When Technion University student Moran Laniado became engaged to marry her boyfriend, Nir, she sought the advice of her family, her friends…and her Hillel director.
Laniado explained that she turned to Haifa Hillel director Inbar Bluzer to help the couple answer questions and create a ceremony that reflected their unique customs and beliefs.
"We wanted to learn more about [Jewish] wedding traditions and we already knew the people at Hillel, so we went to them," said Laniado.
"Inbar helped us understand the different parts of the wedding and put together a wedding ceremony that was meaningful to us."
Bluzer also helped the couple by raising questions that allowed them to have open and honest conversations about their future together.
"Inbar encouraged us to discuss all aspects of our future together so that we wouldn’t start our marriage with mistaken assumptions or miscommunications," said Laniado.
The experience of Moran and Nir’s marriage preparation, prompted Bluzer to launch the Haifa Hillel Wedding Workshop program in the spring of 2008. To Bluzer, these workshops are a natural extension for Hillel.
"A wedding, like other life-cycle events, is an entry point for a meaningful Jewish experience, with many questions about identity and personal choice," said Bluzer.
"Knowing that, the need for a wedding workshop was clear and we feel so privileged to meet our students' needs at this very important time in their lives."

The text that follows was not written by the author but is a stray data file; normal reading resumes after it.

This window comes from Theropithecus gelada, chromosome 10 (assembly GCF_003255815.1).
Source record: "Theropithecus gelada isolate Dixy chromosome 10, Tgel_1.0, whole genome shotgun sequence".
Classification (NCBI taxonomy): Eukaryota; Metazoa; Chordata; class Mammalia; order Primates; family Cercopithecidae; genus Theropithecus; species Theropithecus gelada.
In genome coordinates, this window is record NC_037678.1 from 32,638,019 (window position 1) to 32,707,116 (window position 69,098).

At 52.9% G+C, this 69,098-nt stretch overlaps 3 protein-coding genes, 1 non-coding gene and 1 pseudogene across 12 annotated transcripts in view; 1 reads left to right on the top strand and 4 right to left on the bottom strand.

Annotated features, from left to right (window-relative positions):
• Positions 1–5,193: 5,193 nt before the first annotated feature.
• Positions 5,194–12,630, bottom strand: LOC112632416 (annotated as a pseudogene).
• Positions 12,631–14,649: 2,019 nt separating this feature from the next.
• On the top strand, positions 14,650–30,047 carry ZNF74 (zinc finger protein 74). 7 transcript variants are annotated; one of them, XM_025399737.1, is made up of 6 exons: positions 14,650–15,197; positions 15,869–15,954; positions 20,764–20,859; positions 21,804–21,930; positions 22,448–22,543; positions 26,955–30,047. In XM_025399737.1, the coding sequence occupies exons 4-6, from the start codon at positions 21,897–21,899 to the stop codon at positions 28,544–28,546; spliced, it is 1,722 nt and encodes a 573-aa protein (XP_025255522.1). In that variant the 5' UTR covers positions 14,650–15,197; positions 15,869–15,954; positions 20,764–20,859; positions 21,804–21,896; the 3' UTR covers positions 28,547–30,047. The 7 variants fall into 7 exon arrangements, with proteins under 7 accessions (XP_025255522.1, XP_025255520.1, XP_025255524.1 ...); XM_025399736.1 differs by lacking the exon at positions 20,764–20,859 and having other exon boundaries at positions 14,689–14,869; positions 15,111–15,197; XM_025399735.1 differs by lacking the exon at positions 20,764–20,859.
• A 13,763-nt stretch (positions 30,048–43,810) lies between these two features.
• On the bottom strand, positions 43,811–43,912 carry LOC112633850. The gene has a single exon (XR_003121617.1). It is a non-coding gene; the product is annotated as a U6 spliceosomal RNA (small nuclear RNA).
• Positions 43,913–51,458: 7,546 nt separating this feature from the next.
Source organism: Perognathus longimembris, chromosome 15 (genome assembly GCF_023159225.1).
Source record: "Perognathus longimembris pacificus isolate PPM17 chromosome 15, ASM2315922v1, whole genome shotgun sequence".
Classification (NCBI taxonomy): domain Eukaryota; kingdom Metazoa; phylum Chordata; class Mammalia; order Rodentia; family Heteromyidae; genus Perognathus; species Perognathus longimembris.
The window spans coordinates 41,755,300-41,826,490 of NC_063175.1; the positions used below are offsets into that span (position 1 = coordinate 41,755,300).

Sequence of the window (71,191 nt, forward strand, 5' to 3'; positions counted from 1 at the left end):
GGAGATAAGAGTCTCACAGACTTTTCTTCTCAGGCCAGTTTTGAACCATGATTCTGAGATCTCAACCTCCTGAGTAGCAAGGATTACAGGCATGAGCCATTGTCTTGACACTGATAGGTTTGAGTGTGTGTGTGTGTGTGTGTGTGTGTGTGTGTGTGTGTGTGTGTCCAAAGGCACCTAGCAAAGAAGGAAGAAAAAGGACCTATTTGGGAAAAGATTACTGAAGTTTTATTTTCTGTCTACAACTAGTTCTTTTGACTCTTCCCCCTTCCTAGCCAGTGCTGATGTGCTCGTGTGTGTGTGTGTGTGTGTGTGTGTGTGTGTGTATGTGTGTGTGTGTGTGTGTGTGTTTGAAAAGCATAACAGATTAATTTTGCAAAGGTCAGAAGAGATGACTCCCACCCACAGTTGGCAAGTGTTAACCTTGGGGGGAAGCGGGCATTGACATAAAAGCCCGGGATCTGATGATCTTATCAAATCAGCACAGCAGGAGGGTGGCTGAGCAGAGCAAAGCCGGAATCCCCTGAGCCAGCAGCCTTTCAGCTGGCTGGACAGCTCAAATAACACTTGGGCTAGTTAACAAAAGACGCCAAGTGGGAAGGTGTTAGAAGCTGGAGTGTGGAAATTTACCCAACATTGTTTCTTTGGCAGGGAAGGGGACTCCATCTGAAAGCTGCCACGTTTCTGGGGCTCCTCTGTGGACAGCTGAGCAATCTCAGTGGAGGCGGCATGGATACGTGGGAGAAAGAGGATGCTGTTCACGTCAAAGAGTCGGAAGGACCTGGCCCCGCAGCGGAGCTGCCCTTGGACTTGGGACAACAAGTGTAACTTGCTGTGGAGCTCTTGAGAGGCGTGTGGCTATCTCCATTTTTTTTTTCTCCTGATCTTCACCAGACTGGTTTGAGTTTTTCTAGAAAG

Each workshop is a full day of sessions for engaged couples, limited to a small group in order to create a warm, intimate atmosphere where participants feel comfortable opening up.
Led by Bluzer and instructors from Havaya (www.havaya.info), an Israel-based life cycle ceremony consultancy, the workshop helps couples consider their options and design a wedding best suited for them. The couples are encouraged to explore different styles of wedding rituals and design a meaningful wedding ceremony, using traditional Jewish texts about love and marriage as their guides.
In recent years, many couples have opted to hold their weddings abroad rather than under the auspices of the Israeli Rabbinate. Bluzer sees these workshops as a chance to educate such couples about the richness of Jewish wedding traditions.
"In all cases," said Bluzer, "the couples knew more about all aspects of the ceremony after the workshops than they did before."
Since Moran and Nir’s experience, Haifa Hillel has held two wedding workshops for eleven couples, including one gay couple. Inspired by the success of Haifa Hillel’s program, Sapir Hillel is planning its own wedding workshop.
Moran and Nir Laniado are happily married and just welcomed their first child in August.